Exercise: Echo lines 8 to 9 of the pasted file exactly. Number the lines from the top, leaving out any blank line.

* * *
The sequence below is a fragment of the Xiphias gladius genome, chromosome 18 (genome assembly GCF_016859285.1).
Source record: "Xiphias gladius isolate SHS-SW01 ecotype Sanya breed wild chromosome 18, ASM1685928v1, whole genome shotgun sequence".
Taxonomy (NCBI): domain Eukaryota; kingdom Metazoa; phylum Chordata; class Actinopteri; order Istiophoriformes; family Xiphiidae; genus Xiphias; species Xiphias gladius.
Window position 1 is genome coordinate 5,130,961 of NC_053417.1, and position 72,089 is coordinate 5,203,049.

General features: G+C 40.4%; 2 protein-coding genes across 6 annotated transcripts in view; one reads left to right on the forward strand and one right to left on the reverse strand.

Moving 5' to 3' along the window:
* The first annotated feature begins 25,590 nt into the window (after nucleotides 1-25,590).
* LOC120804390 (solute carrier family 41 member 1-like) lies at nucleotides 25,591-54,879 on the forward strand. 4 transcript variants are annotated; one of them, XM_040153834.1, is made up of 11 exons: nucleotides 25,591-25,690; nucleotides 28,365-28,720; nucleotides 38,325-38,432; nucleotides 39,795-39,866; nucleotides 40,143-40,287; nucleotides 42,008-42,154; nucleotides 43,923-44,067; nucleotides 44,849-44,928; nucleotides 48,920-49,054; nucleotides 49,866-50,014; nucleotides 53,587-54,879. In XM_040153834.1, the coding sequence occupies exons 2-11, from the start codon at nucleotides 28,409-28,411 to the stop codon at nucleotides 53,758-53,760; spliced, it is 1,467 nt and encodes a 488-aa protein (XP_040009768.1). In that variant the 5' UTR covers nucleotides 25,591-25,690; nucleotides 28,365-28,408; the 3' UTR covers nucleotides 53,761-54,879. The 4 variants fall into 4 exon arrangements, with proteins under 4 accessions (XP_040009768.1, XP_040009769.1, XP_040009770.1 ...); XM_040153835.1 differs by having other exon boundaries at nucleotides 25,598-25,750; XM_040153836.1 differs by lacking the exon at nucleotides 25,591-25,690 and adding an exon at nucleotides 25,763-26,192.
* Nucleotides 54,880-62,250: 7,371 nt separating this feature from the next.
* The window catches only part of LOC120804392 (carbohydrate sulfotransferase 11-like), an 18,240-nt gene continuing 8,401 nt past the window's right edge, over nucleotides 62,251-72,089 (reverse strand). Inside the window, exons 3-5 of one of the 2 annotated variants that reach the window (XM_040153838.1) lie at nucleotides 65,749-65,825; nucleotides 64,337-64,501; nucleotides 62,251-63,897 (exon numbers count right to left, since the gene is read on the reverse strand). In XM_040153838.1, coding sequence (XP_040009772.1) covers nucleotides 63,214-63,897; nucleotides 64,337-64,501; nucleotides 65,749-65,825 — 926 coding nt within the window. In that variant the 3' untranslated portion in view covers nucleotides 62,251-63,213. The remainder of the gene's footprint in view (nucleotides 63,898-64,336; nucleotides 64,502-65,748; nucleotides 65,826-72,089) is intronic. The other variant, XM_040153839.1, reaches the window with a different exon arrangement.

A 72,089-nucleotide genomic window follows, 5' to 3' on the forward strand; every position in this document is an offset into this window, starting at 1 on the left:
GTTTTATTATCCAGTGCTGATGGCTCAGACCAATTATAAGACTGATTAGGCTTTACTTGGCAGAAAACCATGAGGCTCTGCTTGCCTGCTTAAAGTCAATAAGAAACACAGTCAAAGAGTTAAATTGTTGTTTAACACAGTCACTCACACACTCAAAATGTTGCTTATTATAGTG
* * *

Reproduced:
* LOC120804390 (solute carrier family 41 member 1-like) lies at nucleotides 25,591-54,879 on the forward strand. 4 transcript variants are annotated; one of them, XM_040153834.1, is made up of 11 exons: nucleotides 25,591-25,690; nucleotides 28,365-28,720; nucleotides 38,325-38,432; nucleotides 39,795-39,866; nucleotides 40,143-40,287; nucleotides 42,008-42,154; nucleotides 43,923-44,067; nucleotides 44,849-44,928; nucleotides 48,920-49,054; nucleotides 49,866-50,014; nucleotides 53,587-54,879. In XM_040153834.1, the coding sequence occupies exons 2-11, from the start codon at nucleotides 28,409-28,411 to the stop codon at nucleotides 53,758-53,760; spliced, it is 1,467 nt and encodes a 488-aa protein (XP_040009768.1). In that variant the 5' UTR covers nucleotides 25,591-25,690; nucleotides 28,365-28,408; the 3' UTR covers nucleotides 53,761-54,879. The 4 variants fall into 4 exon arrangements, with proteins under 4 accessions (XP_040009768.1, XP_040009769.1, XP_040009770.1 ...); XM_040153835.1 differs by having other exon boundaries at nucleotides 25,598-25,750; XM_040153836.1 differs by lacking the exon at nucleotides 25,591-25,690 and adding an exon at nucleotides 25,763-26,192.
* Nucleotides 54,880-62,250: 7,371 nt separating this feature from the next.